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A Force unification in Big Bang

  1. May 24, 2016 #1
    I have been reading that until the universe was one Planck time old (10-43 seconds) all the forces were unified into one. Do we know why would they be unified? Is it very large temperatures and pressures? Could we replicate it in the labs one day? Today Electric and Magnetic force are unified into Electromagnetic force. Could they separate one day?
     
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  3. May 25, 2016 #2

    Simon Bridge

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    No. We reason that, by current understanding, they must have been (for some ideas about physics to hold) ... due to the scale of the Universe at the time. You maybe want to treat it as an assumption to be tested.

    Nobody knows.
    By current models - almost certainly not. This would involve compressing space-time itself.

    The unification, in this case, was a mathematical unification ... a realization that what we had been calling two separate forces were, in fact, due to an underlying process looked at from different perspectives. This is to say: it's a correction of an historical misunderstanding: a mistake ... it is not clear how any existing force could separate into some collection of other forces as yet unknown but there is no reason to suspect that electromagnetism, should it split into other forces, would split into electricity and magnetism.

    http://www.democraticunderground.com/discuss/duboard.php?az=view_all&address=228x42016
     
  4. May 25, 2016 #3
    I read it on the wikipedia article on Big Bang. I know, wikipedia is not very accurate, this is probably one of the mistakes.
     
  5. May 25, 2016 #4

    Simon Bridge

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    I think there is a tendency for sources to be a little glib when talking about big-bang cosmology. Wikipedia is echoing that.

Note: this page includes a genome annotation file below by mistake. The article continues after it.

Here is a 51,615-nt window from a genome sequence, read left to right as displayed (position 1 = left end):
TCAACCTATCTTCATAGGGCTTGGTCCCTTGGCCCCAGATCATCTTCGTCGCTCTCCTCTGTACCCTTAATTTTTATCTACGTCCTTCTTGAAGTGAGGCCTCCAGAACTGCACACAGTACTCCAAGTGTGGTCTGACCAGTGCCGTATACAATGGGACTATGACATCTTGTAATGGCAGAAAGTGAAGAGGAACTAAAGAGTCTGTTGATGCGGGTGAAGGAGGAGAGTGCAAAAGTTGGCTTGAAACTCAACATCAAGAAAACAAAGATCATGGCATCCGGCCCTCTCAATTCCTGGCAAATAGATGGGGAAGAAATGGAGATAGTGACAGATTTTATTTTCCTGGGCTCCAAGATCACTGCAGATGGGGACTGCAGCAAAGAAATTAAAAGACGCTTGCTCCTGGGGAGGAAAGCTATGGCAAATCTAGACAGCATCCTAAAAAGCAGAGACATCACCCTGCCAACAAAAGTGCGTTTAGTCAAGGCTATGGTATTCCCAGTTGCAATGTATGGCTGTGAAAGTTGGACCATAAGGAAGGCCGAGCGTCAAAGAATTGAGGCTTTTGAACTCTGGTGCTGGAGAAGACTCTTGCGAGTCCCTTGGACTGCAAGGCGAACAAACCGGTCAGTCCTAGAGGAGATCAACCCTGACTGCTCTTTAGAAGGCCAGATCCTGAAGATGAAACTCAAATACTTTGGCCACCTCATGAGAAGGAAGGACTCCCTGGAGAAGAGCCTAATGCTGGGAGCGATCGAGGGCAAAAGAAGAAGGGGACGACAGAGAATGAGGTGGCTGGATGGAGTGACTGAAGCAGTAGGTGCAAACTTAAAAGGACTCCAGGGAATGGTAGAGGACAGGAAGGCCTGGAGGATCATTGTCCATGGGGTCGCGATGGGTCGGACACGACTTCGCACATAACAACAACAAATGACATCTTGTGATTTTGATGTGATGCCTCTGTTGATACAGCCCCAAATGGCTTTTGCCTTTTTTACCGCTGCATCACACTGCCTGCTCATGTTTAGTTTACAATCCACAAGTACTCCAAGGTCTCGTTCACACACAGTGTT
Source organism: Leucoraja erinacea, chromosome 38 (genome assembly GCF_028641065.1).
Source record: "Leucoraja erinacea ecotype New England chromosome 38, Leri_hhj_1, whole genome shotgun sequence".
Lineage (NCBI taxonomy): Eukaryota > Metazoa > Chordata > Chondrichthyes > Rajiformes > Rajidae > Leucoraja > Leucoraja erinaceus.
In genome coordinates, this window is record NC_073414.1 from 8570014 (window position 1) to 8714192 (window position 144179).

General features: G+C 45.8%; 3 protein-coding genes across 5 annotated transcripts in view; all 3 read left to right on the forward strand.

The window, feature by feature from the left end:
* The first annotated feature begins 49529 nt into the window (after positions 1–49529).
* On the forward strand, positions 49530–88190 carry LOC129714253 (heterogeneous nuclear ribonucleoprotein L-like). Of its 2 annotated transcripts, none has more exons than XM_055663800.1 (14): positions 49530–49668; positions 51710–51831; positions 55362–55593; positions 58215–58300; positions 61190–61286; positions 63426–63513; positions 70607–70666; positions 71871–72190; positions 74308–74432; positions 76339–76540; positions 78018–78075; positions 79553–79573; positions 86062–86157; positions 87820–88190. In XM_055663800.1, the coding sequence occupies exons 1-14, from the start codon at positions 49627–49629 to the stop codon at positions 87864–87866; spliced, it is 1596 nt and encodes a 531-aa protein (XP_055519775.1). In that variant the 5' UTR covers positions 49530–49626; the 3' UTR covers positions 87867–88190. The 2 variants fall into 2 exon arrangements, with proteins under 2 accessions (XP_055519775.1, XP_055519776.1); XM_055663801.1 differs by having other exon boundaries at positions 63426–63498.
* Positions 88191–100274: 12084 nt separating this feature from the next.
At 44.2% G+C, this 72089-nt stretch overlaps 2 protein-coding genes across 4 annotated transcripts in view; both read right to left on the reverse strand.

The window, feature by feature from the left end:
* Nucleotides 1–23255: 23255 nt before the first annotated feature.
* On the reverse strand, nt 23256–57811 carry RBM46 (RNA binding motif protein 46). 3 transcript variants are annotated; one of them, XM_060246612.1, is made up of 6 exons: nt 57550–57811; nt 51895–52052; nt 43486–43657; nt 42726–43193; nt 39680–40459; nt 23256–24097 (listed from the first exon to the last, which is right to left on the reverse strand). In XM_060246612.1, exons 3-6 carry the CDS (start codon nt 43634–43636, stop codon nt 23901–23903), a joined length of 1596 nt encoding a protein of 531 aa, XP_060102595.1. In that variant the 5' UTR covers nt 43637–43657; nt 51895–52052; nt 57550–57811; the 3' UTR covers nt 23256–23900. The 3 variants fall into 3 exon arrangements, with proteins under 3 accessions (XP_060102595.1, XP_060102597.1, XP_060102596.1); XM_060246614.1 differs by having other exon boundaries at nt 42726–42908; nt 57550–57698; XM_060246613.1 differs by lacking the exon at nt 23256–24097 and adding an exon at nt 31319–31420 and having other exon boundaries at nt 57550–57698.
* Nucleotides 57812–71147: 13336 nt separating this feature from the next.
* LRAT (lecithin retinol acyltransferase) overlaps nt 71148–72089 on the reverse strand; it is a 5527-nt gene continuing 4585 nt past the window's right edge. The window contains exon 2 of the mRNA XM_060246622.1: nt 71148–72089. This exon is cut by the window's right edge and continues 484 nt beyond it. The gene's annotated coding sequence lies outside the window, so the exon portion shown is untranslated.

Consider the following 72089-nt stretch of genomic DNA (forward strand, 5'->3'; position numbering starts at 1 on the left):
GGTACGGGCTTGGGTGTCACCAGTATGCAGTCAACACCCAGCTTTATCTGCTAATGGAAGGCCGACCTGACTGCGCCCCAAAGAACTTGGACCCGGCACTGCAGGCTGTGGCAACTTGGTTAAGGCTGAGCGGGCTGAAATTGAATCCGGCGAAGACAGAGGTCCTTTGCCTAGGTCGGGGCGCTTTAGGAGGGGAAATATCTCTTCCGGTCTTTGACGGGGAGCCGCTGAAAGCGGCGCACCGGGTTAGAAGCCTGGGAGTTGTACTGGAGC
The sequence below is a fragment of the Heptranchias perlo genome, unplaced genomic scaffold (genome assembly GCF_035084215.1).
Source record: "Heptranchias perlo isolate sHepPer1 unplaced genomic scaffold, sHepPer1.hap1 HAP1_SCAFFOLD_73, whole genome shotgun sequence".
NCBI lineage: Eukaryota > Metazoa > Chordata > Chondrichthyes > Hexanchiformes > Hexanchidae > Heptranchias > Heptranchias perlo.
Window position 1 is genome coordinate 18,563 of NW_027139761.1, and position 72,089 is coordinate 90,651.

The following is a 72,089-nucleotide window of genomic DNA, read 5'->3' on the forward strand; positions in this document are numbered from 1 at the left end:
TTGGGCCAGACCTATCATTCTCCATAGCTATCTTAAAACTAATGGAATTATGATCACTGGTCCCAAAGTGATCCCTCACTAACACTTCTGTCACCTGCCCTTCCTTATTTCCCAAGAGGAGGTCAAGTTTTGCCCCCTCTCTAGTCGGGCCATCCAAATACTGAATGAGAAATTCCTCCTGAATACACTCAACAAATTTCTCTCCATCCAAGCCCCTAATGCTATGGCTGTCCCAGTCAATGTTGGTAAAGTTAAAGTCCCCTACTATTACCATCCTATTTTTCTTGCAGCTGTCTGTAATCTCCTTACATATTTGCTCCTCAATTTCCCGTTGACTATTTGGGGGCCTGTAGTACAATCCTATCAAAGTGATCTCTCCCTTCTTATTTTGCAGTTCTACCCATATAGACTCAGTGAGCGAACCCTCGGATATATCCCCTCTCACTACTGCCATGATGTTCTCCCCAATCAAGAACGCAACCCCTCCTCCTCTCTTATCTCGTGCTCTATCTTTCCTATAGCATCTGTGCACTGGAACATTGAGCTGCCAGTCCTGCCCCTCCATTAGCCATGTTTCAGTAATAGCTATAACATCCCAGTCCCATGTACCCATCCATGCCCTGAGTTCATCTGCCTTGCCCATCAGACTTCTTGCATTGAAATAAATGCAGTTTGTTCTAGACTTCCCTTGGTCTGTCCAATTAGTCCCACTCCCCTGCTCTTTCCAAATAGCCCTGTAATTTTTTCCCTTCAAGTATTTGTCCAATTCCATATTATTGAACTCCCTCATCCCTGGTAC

You got to realise there are a lot of suppositions going on, and each model has a slightly different set.
    The "accepted" one is the one that best passes Occam's razor ... in this instance, it is the one where the forces unify when the density is high enough.
    It's one of the things you go into when you do a foundational cosmology course at post-grad college level. I'm having a real hard time finding someplace with a definitive statement about it. I've made a note to do something about that next time I have to teach this ;) so this is one of those cases where someone asking a "simple" question affects things at this end.
     
  6. May 26, 2016 #5

    haushofer

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    Well, one hint is given by the standard model. Interaction strengths depend on the energy scale of the process. One can show that for a certain energy scale, all three interaction strengths become almost equal. Because the corresponding energy scale is very high, and we suspect that the standard model needs extension for such high energy scales, many physicists suspect that this 'almost' is not a coincidence and becomes an 'exactly' once the standard model has been extended in the right way.

    I think the inclusion of gravity in this unification is a bit more speculative, since we don't have a theory of quantum gravity yet. But I could be wrong here.
     
  7. May 26, 2016 #6
    Would that mean that some forces are unified near the black holes?
     
  8. May 28, 2016 #7

    haushofer

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    No. Being near black holes doesn't imply high-energetic processes. Actually, a local observer near the horizon doesn't experience anything spectaculair.

    That is to say, when you look at it from a classical point of view. Nowadays so-called 'firewalls' are being proposed, and that would change the situation.
     
  9. May 28, 2016 #8
    So what is then high energy process?
     
  10. May 28, 2016 #9

    haushofer

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    A process which involves an energy (e.g. center of mass-energy) comparable to the GUT scale, in this case.
     
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